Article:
What is the concept of inter-linking of river in India - MAINS QUESTION - DAILY CURRENT AFFAIR QUESTIONS AND ANSWERS

Sunday, September 6, 2020

What is the concept of inter-linking of river in India

Presently, water resources are becoming one of the biggest problems in the world, it is being feared that in future only water will be fought. Water management of developed countries such as the US and European nations is an exemplary example, in which the entire use of the water of the rivers is used in the water acquisition area rather than going to the waste sea, and it cannot be denied that "Water energy management techniques" have contributed significantly to their being a developed nation. Keeping these facts in mind, the Government of India has pledged to water basins with less water than basins with more water under the "National River Grid" scheme.

It was envisaged to link rivers first in the British period. After independence, in the 1960s, Dastur envisaged the linking of the major rivers of the country. Subsequently in 1972, K.L. Rao introduced the river link project in which there was a proposal to connect the Ganges and the Kaveri rivers. Then came the Dastur proposal in 1977, which took the initiative to connect canals to major rivers. A blueprint for the project was also made in 1980. Talk of adding rivers again, Dr. APJ became President in the NDA government. Abdul Kalam said in his first address. Due to this war, a public interest litigation was filed in the Supreme Court, in which the court on 31 October. In 2002, the Central Government was directed to interlink the major rivers across the country within 10 years. This decision was made by the then Chief Justice B.N. Kirpal's bench gave it as well as suggested to the Parliament that it should enact laws under the 56th entry of the first list of the Constitution and ensure that no state expresses its objection in carrying out the scheme. The Central Government presented before the Supreme Court a document linking the peninsular rivers to the Himalayan rivers by 2043. The central government passed a proposal for a river connectivity scheme costing Rs five lakh sixty thousand crore, named 'Amrit Kranti Project' and talked about 37 rivers.

A major initiative towards this ambitious plan came on 25 August 2005 when UP was in the presence of Prime Minister Manmohan Singh on a bilateral MoU to link the Ken-Betwa rivers with the canal. Chief Minister Mulayam Singh Yadav and M.P. Signed by Chief Minister Babulal Gaur. Water Resources Minister Dear Ranjan Das Munshi signed on behalf of the Central Government. As per the agreement, by making a baith near Panna on the river Cane, 231 km. The long canal will be released in Betwa river near Jhansi. Of the canal
A few reservoirs will also be built on the route. It is estimated to cost 8 years and Rs 4263 crore. Final settlement project on water sharing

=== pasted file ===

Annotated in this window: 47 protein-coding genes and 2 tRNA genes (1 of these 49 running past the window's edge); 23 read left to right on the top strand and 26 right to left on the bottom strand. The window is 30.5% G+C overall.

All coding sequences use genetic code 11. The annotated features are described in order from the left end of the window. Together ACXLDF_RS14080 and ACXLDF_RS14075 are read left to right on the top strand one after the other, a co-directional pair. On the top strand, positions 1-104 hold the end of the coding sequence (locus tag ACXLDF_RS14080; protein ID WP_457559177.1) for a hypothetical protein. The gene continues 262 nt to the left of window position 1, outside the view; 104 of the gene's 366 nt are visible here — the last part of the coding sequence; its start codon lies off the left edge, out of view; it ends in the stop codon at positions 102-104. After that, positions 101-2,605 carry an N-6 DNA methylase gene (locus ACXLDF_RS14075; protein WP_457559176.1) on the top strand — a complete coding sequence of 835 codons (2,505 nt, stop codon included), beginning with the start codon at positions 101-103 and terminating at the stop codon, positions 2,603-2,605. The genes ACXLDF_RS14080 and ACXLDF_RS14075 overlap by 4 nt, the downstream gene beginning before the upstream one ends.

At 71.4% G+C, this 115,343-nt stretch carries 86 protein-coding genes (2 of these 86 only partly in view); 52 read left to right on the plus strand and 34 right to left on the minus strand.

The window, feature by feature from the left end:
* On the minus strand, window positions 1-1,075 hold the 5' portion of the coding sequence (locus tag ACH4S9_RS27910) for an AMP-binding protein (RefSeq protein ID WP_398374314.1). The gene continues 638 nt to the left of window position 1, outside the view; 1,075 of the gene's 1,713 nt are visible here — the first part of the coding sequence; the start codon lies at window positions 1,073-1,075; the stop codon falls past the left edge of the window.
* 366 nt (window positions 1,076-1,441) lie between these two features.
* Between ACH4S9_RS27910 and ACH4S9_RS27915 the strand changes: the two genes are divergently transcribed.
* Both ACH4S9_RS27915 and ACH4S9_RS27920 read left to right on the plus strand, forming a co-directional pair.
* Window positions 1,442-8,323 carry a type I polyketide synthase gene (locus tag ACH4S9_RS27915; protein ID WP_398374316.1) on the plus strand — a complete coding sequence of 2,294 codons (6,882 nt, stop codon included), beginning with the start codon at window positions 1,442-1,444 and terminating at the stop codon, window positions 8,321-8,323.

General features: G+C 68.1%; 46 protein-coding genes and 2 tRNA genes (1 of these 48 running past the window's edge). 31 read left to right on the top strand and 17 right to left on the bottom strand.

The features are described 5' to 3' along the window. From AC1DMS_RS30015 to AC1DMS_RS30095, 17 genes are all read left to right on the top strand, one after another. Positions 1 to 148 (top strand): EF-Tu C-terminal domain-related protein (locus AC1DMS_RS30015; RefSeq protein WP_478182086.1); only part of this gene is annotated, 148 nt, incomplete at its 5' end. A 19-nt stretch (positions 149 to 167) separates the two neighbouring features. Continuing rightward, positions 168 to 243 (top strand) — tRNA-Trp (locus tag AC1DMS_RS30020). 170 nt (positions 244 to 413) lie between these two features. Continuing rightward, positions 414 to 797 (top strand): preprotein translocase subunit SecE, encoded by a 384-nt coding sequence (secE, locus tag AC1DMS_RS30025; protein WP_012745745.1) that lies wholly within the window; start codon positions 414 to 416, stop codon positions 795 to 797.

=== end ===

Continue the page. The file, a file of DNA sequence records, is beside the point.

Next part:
A detailed report of the same will be made
The River Joints Project is a large-scale proposed civil engineering project, which aims to connect Indian rivers through reservoirs and canals. Due to which the problem of constant flooding or water scarcity can be overcome in some parts of India.

Benefit of this project

1. Problems related to flood control, irrigation, limiting drought and encouraging agricultural production can be solved by connecting the country's rivers.
2. Possible benefits of transport of basic amenities through shipping, to expand sources of income in rural areas through fish farming.

Project challenges

1. It is not physically possible to connect rivers from north to south. The barrier imposed by the Vindhya mountains makes it expensive to plow the water along the north and south axes. It is also unnecessary.

2. With the construction of canals, monitoring and maintenance of the basic facilities between the rivers is an expensive task. Implementation of the project requires not only a huge financial capital but also political support, both of which are now a rare commodity.

3. Another important issue is to build consensus between states and land acquisition, which is definitely a difficult task.

4. Once the project is implemented it will lead to mass displacement of people and animals. Therefore, proper rehabilitation measures should be taken by the government.

5. A careful scientific evaluation of the project and its impact on the environment, especially in relation to biodiversity, water life, is required in the case of a project of this magnitude.

Thus, the implementation of this ambitious scheme has many advantages as well as some problems. For its successful implementation, in-depth research, survey as well as well-organized machinery and administration
There is a great need for commitment.

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